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Legislators deserve spot in vaccine line — just make them run same obstacle course as the rest of us to reach finish line

That means no using clout.  It means no sweetheart assistance from some hospital administrator seeking to curry favor. No help from a lobbyist who knows somebody who knows somebody. And most of all, no direct pipeline to the state’s own supply. 

Drivers with a vaccine appointment enter a mega COVID-19 vaccination site set up in the parking lot of Dodger Stadium in Los Angeles on Saturday.
Drivers with a vaccine appointment enter a mega COVID-19 vaccination site set up in the parking lot of Dodger Stadium in Los Angeles on Saturday.
Damian Dovarganes/AP file

There’s going to be a lot of complaining about Gov. J.B. Pritzker’s decision Wednesday to make state legislators eligible for the COVID-19 vaccine now instead of requiring them to wait until the next phase later this year, but I have no objection.

Legislators have an important job that’s best accomplished by meeting in person, and this should allow them to safely do that, eventually.

I just have one little caveat:

If they want to actually get vaccinated, legislators should be required to go through the same maddening process as the rest of us who are eligible but are still looking for an appointment.

That means no using clout.

It means no sweetheart assistance from some hospital administrator seeking to curry favor. No help from a lobbyist who knows somebody who knows somebody. And most of all, no direct pipeline to the state’s own supply.

If legislators want to get the vaccine, they should jump through the same hoops as the average person in the Phase 1B grouping who became eligible in Illinois last week — which includes frontline essential workers and anyone age 65 and older.

I think they would find it very instructive and help them serve their constituents.

That would require following the same advice the government is giving the rest of us, the most important piece of which is: Be patient. There’s not enough vaccine yet.

We’re told most of us will receive the vaccine through the health care providers with whom we already have a relationship — the hospital systems and doctors who treat us the rest of the year and milk our health insurance. That makes a lot of sense.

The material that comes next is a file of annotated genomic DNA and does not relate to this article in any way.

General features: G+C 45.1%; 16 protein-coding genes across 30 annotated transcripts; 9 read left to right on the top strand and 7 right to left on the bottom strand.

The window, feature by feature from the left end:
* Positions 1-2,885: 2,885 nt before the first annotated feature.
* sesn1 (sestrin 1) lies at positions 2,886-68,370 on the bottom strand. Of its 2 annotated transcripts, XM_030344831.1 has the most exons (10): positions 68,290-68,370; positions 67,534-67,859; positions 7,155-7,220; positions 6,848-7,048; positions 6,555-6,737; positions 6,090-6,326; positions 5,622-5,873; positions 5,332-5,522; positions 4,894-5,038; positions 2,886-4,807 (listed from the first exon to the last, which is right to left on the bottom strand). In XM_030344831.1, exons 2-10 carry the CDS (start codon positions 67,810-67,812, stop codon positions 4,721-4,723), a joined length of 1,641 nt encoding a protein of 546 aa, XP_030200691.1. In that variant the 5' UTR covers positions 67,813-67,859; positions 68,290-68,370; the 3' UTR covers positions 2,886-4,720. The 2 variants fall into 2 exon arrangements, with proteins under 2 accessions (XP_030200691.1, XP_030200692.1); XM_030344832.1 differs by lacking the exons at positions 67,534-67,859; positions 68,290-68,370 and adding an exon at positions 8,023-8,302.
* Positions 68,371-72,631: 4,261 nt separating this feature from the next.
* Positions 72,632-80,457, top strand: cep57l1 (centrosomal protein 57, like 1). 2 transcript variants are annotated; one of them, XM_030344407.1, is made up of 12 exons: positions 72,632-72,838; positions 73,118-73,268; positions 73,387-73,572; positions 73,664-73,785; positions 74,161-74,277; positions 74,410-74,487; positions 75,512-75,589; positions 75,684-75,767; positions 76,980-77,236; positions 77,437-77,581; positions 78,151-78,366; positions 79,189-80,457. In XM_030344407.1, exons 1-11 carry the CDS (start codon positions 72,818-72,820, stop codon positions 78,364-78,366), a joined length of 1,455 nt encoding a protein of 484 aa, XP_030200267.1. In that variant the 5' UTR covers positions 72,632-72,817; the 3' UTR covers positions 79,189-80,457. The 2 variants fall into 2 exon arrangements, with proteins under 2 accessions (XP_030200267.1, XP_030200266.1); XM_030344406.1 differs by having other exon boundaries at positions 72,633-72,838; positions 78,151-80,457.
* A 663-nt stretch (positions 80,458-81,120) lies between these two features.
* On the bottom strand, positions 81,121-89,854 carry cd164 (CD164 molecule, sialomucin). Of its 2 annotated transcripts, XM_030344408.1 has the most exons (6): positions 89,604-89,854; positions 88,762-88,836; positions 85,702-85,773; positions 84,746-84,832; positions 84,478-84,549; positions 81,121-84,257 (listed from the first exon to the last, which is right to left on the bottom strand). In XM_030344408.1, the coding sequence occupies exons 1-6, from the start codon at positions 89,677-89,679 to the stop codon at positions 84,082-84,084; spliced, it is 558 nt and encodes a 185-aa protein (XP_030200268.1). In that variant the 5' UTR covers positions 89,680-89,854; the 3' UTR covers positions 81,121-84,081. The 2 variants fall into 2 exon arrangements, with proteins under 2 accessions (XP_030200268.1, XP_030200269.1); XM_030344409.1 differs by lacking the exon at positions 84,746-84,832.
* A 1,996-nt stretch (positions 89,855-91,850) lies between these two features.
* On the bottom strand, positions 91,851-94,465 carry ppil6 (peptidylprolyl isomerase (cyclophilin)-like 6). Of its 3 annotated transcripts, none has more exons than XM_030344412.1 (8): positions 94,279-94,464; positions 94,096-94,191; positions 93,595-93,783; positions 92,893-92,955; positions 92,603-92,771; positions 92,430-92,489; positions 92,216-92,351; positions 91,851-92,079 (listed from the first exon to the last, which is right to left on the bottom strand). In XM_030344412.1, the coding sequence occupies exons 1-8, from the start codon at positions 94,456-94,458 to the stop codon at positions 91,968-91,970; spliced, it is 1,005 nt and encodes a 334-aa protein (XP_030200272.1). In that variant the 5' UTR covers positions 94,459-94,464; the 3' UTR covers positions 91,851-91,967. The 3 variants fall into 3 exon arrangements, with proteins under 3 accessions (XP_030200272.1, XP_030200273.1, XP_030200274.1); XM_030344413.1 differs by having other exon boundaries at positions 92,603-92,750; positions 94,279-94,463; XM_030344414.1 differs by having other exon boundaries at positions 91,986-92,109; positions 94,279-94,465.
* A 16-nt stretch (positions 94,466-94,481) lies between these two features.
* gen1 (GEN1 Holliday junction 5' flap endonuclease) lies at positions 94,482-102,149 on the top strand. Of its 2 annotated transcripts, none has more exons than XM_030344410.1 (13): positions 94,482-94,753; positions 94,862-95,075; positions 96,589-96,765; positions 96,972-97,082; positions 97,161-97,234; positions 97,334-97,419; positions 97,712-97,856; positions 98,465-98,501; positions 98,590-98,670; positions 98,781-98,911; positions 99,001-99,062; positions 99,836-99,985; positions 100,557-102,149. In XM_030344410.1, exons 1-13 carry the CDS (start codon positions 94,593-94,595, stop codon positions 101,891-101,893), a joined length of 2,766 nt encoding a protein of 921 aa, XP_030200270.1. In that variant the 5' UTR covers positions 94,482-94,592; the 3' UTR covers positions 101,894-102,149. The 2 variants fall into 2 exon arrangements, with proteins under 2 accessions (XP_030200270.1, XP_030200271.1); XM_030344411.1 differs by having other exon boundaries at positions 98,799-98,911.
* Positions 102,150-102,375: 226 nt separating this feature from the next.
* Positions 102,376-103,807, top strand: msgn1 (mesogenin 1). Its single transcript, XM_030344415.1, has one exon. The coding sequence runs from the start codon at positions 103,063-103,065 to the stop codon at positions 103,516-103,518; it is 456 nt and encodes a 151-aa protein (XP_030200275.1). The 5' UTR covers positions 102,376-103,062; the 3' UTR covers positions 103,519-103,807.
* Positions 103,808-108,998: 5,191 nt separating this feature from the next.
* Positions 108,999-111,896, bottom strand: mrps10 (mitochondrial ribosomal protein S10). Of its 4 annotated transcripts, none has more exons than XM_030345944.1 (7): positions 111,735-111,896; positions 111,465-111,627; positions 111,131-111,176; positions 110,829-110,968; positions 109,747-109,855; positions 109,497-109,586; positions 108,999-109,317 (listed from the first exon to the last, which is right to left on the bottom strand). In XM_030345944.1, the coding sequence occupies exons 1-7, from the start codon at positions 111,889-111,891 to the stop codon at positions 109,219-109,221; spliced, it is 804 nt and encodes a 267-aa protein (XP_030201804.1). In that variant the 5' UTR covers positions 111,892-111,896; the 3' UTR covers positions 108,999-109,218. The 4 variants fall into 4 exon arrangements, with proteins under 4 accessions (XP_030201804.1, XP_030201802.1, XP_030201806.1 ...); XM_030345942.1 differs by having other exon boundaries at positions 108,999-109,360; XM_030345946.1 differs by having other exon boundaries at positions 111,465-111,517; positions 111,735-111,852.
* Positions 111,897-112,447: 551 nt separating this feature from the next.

Except that if you’ve gone that route you know where it gets you: some version of “don’t call us, we’ll call you,” followed up with a polite “we’ll be in touch.”

Again, that part makes sense to me, too, because they wouldn’t get anything done if everyone was calling all day looking for the few appointments that exist.

The first large-scale community vaccination site in suburban Cook County opened last week in the Tinley Park Convention Center.
The first large-scale community vaccination site in suburban Cook County opened last week in the Tinley Park Convention Center.
Brian Rich/Sun-Times

But you’d think they’d give you some sense of how they’re making those decisions and where you might land in their triage process, assuming there even is one.

Instead, you either have faith that they’ll get to you eventually or you try the next suggestion, such as signing up with a pharmacy.

The pharmacies seem promising. At first, they’re eager to sign you up and get your name in their database, although I found it strange to be answering questions about the color of a car I haven’t owned in two decades to prove that I was really me.

This lasts until you’re actually registered and go through the process of trying to find an open appointment. In some ways, it’s still more satisfying because you feel like you are actually doing something physically to help yourself, even if it’s only typing on a website — unlike the hospital systems that shut you down cold. But, except for the chosen few, the result is the same.

I’d been fairly impressed with Cook County’s vaccine registration system. It definitely gives you the sense that you now officially have established your place in line, if only virtually. It even assigns you a registration number.

A COVID-19 vaccine is administered in January at at Loretto Hospital.
Barbara Shields-Johnson, director of Nursing Services at Loretto Hospital, gets her second and final dose of the COVID-19 vaccine last month.
Ashlee Rezin Garcia/Sun-Times file

Then, as my colleague Phil Kadner noted, the county sent out notices over the weekend saying there were additional appointments available and inviting people to make an appointment. But he couldn’t get one, and the next day got a notification they were fully booked.

I only got the notification they were fully booked, not the invitation, so at least I never got my hopes up.

The city offered up a vaccine website this week with its own bridge to nowhere, for which I also dutifully registered.

I’m trying not to obsess about it. I only qualify for 1B because I’m 65, and although I have high blood pressure, I certainly don’t think I should be receiving the vaccine ahead of any frontline workers.

If it were up to me, I’d have put school teachers ahead of people such as myself who are in reasonably good health and have no real need to leave home, so that we could get the schools reopened.

But greater minds have lumped us all together, and I certainly won’t pass up an opportunity to get an appointment if I get lucky.

Now the state’s 177 lawmakers have joined the eligible millions waiting in line.

Let them learn the hard way what we already know, eligibility isn’t even half the battle.